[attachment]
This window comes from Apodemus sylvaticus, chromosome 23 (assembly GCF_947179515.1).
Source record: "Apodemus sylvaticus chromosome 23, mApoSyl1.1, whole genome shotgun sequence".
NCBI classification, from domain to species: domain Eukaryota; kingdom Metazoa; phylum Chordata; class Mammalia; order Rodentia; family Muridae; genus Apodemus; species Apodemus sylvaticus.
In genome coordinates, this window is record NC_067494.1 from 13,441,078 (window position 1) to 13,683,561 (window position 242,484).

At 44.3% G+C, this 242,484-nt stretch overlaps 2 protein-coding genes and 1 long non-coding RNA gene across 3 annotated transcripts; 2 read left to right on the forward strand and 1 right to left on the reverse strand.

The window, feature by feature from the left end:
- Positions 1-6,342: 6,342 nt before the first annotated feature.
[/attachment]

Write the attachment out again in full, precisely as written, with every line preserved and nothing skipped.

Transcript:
This window comes from Apodemus sylvaticus, chromosome 23 (assembly GCF_947179515.1).
Source record: "Apodemus sylvaticus chromosome 23, mApoSyl1.1, whole genome shotgun sequence".
NCBI classification, from domain to species: domain Eukaryota; kingdom Metazoa; phylum Chordata; class Mammalia; order Rodentia; family Muridae; genus Apodemus; species Apodemus sylvaticus.
In genome coordinates, this window is record NC_067494.1 from 13,441,078 (window position 1) to 13,683,561 (window position 242,484).

At 44.3% G+C, this 242,484-nt stretch overlaps 2 protein-coding genes and 1 long non-coding RNA gene across 3 annotated transcripts; 2 read left to right on the forward strand and 1 right to left on the reverse strand.

The window, feature by feature from the left end:
- Positions 1-6,342: 6,342 nt before the first annotated feature.